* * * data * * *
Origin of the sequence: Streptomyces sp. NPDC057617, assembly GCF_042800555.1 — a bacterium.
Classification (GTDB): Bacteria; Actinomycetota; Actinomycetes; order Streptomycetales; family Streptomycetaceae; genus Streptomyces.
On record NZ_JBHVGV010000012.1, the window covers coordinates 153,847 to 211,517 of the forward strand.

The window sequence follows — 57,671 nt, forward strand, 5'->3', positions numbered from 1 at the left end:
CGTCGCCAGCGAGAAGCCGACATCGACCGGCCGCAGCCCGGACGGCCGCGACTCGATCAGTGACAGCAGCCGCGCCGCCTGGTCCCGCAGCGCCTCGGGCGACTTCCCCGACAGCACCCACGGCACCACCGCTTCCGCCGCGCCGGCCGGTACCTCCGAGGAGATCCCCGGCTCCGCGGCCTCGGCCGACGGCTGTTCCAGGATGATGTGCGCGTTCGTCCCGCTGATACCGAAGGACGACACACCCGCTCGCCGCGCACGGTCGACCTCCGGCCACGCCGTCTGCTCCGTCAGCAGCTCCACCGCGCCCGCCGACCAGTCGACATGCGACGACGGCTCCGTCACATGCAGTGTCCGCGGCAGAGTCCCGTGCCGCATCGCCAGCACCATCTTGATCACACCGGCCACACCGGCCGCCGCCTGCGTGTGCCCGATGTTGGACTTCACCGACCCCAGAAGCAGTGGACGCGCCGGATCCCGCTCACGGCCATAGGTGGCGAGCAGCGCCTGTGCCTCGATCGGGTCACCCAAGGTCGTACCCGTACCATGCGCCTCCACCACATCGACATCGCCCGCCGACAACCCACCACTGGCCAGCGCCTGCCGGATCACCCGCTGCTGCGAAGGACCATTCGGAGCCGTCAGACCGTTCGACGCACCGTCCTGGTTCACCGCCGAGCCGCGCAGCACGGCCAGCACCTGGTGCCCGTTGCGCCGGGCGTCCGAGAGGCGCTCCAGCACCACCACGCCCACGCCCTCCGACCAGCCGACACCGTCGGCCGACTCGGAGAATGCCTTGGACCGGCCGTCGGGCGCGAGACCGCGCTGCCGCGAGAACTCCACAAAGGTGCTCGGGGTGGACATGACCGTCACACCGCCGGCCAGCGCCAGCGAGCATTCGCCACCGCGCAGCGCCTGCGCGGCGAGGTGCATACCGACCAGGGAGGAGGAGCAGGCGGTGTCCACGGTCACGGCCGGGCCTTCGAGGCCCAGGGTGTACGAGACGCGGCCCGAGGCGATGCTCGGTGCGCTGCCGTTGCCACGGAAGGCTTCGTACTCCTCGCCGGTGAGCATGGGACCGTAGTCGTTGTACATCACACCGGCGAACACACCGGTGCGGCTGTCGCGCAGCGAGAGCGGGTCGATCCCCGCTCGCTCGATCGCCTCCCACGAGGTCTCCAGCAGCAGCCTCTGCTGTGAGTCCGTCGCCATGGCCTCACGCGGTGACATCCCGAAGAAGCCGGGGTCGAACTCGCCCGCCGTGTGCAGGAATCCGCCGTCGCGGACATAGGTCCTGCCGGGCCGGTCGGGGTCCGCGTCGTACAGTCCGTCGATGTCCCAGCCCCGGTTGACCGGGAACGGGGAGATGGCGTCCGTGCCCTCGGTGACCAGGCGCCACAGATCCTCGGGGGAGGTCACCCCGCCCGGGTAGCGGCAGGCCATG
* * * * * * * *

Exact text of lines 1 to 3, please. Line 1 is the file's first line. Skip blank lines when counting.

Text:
Origin of the sequence: Streptomyces sp. NPDC057617, assembly GCF_042800555.1 — a bacterium.
Classification (GTDB): Bacteria; Actinomycetota; Actinomycetes; order Streptomycetales; family Streptomycetaceae; genus Streptomyces.
On record NZ_JBHVGV010000012.1, the window covers coordinates 153,847 to 211,517 of the forward strand.